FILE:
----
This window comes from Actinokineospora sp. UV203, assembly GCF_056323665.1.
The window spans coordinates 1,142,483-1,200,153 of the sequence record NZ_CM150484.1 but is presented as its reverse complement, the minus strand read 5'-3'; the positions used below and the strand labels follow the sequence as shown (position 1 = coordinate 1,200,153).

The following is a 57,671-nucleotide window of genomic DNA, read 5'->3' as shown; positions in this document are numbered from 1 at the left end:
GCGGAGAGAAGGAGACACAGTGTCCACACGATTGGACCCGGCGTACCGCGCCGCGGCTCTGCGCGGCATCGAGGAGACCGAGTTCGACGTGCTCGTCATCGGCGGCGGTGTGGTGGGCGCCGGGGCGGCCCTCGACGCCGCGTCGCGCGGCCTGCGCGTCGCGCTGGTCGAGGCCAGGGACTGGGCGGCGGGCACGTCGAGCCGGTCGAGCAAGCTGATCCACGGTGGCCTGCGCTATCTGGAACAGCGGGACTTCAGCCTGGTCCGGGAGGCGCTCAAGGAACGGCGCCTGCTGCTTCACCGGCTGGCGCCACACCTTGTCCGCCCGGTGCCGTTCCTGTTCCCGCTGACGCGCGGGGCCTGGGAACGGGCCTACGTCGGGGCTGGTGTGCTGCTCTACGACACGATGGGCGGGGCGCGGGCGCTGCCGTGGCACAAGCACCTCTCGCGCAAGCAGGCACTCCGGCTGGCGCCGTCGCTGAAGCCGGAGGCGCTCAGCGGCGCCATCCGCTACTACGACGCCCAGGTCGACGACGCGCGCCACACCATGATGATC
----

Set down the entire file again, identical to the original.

This window comes from Actinokineospora sp. UV203, assembly GCF_056323665.1.
The window spans coordinates 1,142,483-1,200,153 of the sequence record NZ_CM150484.1 but is presented as its reverse complement, the minus strand read 5'-3'; the positions used below and the strand labels follow the sequence as shown (position 1 = coordinate 1,200,153).

The following is a 57,671-nucleotide window of genomic DNA, read 5'->3' as shown; positions in this document are numbered from 1 at the left end:
GCGGAGAGAAGGAGACACAGTGTCCACACGATTGGACCCGGCGTACCGCGCCGCGGCTCTGCGCGGCATCGAGGAGACCGAGTTCGACGTGCTCGTCATCGGCGGCGGTGTGGTGGGCGCCGGGGCGGCCCTCGACGCCGCGTCGCGCGGCCTGCGCGTCGCGCTGGTCGAGGCCAGGGACTGGGCGGCGGGCACGTCGAGCCGGTCGAGCAAGCTGATCCACGGTGGCCTGCGCTATCTGGAACAGCGGGACTTCAGCCTGGTCCGGGAGGCGCTCAAGGAACGGCGCCTGCTGCTTCACCGGCTGGCGCCACACCTTGTCCGCCCGGTGCCGTTCCTGTTCCCGCTGACGCGCGGGGCCTGGGAACGGGCCTACGTCGGGGCTGGTGTGCTGCTCTACGACACGATGGGCGGGGCGCGGGCGCTGCCGTGGCACAAGCACCTCTCGCGCAAGCAGGCACTCCGGCTGGCGCCGTCGCTGAAGCCGGAGGCGCTCAGCGGCGCCATCCGCTACTACGACGCCCAGGTCGACGACGCGCGCCACACCATGATGATC